With more lockdown restrictions eased in England this week, Boris Johnson has warned that there will be an “inevitable” rise in COVID infections and deaths.
On Monday, pubs and restaurants opened their doors for the first time in months, welcoming customers under COVID-secure conditions that saw many brave the cold weather to eat and drink outside.
However, the prime minister urged people to continue to “exercise restraint” as beer gardens were packed and shoppers flocked to high streets after the latest lifting of the government’s coronavirus restrictions.
Johnson said that although vaccines had helped, lockdown restrictions had done “the bulk of the work” in reducing COVID infections.
Watch: Easing lockdown restrictions will inevitably lead to more deaths – PM
He spoke as the government announced it had met its target of offering the vaccine to all those in the highest-risk groups.
Johnson said: “It’s great that we have managed to achieve the target of getting everyone in the one to nine (priority) groups vaccinated by the deadline, by the timetable – a little bit ahead actually, 32 million people now have got their first dose, which is terrific.
“We are going now to the 45-49 group, they are being asked to come forward.”
But he added: “Of course the vaccination programme has helped, but the bulk of the work in reducing the disease has been done by the lockdown.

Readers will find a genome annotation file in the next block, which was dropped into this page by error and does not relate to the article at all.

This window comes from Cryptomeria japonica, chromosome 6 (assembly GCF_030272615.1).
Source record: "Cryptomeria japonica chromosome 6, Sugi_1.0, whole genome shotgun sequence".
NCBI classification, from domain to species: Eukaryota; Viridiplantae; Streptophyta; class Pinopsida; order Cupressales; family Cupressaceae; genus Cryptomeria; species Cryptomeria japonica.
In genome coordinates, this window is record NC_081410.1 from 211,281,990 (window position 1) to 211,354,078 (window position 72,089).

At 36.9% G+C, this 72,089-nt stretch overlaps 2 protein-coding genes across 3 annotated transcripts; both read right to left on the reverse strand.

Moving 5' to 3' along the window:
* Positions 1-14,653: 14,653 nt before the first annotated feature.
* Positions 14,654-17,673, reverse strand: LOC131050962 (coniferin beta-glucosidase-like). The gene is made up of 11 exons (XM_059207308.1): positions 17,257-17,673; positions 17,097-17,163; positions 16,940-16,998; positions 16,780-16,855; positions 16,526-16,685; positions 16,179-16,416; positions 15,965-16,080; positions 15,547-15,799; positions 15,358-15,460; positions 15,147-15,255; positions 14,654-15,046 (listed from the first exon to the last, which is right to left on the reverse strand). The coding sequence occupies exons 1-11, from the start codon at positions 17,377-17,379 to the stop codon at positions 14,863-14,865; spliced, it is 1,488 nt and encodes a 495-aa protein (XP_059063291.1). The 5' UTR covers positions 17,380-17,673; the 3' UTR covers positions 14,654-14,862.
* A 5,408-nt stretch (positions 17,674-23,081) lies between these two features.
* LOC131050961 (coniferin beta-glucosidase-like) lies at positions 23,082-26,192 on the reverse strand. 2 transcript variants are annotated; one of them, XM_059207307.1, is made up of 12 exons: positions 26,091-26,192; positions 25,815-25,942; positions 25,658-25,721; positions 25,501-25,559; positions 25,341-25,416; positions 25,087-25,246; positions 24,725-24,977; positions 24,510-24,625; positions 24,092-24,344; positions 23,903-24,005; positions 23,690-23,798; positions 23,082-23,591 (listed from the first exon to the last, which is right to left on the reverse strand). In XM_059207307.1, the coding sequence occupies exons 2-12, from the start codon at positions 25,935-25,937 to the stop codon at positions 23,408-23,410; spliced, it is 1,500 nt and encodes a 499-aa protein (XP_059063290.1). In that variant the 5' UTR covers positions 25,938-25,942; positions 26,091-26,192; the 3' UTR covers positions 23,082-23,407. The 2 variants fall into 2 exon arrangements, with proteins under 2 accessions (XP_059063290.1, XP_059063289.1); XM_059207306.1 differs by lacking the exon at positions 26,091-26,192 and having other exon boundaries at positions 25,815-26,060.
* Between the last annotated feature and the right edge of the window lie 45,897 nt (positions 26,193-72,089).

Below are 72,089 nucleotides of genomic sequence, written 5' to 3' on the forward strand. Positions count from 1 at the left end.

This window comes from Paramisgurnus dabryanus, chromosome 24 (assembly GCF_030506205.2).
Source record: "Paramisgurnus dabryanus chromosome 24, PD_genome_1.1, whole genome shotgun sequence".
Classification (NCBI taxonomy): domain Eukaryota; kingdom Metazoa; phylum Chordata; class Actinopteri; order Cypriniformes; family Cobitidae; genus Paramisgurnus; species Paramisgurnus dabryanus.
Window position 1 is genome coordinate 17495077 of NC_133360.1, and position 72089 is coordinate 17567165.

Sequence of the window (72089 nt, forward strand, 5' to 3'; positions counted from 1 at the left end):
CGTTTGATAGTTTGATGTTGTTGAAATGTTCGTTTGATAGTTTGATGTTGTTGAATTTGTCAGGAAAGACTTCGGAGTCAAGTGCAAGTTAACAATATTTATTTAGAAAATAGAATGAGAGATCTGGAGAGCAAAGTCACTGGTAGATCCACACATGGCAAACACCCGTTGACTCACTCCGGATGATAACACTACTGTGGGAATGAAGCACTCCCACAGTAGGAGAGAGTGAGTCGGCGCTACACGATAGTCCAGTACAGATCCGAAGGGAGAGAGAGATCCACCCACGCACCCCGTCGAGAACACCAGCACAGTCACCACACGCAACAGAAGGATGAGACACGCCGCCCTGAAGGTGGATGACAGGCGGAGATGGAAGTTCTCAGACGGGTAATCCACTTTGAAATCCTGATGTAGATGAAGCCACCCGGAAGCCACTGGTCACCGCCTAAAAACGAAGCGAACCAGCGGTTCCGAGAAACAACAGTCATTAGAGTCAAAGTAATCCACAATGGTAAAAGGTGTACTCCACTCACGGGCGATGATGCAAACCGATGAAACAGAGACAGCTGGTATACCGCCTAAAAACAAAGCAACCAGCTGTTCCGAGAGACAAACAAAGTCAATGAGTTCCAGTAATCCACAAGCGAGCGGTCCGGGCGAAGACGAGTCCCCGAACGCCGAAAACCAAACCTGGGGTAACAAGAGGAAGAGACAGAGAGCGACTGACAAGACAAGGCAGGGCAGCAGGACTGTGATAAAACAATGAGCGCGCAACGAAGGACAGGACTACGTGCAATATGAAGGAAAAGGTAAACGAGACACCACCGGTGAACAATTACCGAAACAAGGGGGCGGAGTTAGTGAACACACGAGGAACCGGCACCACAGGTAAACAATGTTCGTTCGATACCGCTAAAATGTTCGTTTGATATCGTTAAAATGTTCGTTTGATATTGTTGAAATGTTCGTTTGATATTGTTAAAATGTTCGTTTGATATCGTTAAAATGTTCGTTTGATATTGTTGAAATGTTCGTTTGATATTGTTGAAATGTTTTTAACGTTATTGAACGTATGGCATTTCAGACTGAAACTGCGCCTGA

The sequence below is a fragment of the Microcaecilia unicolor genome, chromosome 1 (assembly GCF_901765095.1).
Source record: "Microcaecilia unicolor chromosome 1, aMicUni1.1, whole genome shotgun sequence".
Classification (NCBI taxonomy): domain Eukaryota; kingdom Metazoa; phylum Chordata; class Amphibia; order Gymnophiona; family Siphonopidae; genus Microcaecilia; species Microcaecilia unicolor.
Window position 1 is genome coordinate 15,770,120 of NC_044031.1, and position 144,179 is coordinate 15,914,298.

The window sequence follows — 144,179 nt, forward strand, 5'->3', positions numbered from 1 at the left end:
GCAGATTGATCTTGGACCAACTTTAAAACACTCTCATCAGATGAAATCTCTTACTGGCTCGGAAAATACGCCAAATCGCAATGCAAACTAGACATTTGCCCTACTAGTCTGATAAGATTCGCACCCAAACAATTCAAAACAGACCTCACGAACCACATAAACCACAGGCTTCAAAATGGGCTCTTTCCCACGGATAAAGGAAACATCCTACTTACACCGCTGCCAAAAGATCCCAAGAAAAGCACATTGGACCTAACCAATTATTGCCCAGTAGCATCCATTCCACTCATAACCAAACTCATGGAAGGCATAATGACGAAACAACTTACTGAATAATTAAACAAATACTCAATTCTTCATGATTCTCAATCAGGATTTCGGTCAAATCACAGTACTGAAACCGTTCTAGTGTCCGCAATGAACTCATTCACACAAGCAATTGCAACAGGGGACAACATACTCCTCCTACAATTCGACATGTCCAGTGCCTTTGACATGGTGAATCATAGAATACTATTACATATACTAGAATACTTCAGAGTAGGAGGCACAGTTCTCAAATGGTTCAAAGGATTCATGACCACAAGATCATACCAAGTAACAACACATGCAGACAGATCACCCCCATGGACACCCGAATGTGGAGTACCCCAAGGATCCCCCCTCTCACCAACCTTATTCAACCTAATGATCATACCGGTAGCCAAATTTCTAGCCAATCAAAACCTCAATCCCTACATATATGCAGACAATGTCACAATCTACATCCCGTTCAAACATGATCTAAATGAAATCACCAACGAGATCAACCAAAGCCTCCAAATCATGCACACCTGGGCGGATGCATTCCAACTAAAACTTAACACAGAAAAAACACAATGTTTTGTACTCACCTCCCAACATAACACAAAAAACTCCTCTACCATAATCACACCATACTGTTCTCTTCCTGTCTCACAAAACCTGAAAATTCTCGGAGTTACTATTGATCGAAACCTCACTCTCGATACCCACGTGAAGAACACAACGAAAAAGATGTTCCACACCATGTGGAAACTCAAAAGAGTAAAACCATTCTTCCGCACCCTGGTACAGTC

“So, as we unlock, the result will inevitably be that we will see more infection, sadly we will see more hospitalisation and deaths.
“People have just got to understand that.”
Despite his warnings, the prime minister said there were no plans at present to change the road map out of lockdown.
The next “waymarks” on England’s plan to ease restrictions are due on 17 May and 21 June.
Johnson added: “It is very, very important that, if we are to get there in the way that we all want, people continue to be cautious and they continue to exercise restraint and just do the basic things to stop the spread of the virus – washing your hands, giving people plenty of space, doing things in fresh air.”
Figures released on Tuesday showed that the number of registered deaths involving coronavirus in England and Wales has fallen to the lowest level in six months.
There were 400 deaths registered in the week ending 2 April where COVID was mentioned on the death certificate – the lowest since 2 October, according to the Office for National Statistics.
Watch: Shoppers and drinkers take advantage of new freedoms as lockdown eases